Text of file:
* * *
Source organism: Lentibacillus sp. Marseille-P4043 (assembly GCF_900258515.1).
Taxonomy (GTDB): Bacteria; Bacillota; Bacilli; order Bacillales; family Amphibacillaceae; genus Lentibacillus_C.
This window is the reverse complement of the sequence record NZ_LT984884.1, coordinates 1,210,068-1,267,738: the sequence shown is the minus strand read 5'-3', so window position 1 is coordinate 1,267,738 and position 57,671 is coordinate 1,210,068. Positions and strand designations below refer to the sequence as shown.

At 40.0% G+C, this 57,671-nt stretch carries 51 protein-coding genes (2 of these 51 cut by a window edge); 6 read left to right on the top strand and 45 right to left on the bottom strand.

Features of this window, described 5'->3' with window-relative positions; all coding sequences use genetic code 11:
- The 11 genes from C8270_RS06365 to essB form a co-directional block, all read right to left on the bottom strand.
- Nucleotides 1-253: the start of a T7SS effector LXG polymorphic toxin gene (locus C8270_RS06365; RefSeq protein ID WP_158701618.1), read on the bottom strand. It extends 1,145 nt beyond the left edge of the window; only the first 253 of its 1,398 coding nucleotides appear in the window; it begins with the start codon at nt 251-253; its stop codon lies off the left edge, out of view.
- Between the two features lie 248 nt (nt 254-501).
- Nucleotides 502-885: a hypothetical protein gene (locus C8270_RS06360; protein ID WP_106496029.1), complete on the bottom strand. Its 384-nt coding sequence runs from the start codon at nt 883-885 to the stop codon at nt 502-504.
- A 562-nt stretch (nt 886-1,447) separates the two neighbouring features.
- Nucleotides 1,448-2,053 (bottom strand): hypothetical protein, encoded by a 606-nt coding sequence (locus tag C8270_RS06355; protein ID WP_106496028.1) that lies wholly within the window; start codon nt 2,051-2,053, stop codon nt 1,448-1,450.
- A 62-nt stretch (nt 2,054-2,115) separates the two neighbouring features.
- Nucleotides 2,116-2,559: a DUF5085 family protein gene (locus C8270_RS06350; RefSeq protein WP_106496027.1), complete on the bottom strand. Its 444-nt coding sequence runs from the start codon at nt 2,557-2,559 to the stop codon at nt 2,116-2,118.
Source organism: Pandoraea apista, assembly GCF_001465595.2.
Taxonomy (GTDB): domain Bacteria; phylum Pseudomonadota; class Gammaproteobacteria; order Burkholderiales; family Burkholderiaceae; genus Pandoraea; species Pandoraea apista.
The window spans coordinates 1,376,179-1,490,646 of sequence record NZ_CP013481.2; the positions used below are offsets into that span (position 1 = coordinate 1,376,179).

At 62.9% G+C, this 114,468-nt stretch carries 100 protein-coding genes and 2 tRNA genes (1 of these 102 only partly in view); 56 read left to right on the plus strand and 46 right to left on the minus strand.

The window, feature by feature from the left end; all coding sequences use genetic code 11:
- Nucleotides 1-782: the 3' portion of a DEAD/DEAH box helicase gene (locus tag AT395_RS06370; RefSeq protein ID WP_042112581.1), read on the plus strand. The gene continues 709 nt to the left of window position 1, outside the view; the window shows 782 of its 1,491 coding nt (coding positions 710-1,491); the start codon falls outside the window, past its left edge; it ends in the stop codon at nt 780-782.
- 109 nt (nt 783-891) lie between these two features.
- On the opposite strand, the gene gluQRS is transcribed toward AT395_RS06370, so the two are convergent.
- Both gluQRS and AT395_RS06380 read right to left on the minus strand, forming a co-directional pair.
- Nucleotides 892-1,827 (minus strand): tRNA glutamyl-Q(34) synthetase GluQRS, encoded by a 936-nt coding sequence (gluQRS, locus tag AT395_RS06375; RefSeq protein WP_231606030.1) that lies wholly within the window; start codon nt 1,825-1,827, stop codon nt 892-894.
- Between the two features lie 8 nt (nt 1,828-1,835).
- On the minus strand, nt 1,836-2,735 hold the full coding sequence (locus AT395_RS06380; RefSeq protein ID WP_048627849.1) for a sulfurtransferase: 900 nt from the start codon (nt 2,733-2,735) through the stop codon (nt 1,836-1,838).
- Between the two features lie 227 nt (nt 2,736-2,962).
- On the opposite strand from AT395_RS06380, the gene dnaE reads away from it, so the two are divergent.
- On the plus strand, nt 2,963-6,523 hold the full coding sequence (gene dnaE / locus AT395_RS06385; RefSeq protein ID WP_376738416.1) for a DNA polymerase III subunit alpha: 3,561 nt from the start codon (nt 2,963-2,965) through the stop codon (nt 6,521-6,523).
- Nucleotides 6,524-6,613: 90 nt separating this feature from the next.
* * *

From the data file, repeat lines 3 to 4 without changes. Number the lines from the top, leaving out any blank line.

This window is the reverse complement of the sequence record NZ_LT984884.1, coordinates 1,210,068-1,267,738: the sequence shown is the minus strand read 5'-3', so window position 1 is coordinate 1,267,738 and position 57,671 is coordinate 1,210,068. Positions and strand designations below refer to the sequence as shown.

At 40.0% G+C, this 57,671-nt stretch carries 51 protein-coding genes (2 of these 51 cut by a window edge); 6 read left to right on the top strand and 45 right to left on the bottom strand.